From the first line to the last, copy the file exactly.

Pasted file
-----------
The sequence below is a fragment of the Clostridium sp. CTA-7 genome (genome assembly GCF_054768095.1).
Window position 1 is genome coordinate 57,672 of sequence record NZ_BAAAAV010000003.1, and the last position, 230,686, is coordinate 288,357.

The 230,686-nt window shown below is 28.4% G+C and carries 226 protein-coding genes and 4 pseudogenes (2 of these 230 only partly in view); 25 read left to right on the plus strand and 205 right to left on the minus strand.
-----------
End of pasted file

The sequence below is a fragment of the Clostridium sp. CTA-7 genome (genome assembly GCF_054768095.1).
Window position 1 is genome coordinate 57,672 of sequence record NZ_BAAAAV010000003.1, and the last position, 230,686, is coordinate 288,357.

The 230,686-nt window shown below is 28.4% G+C and carries 226 protein-coding genes and 4 pseudogenes (2 of these 230 only partly in view); 25 read left to right on the plus strand and 205 right to left on the minus strand.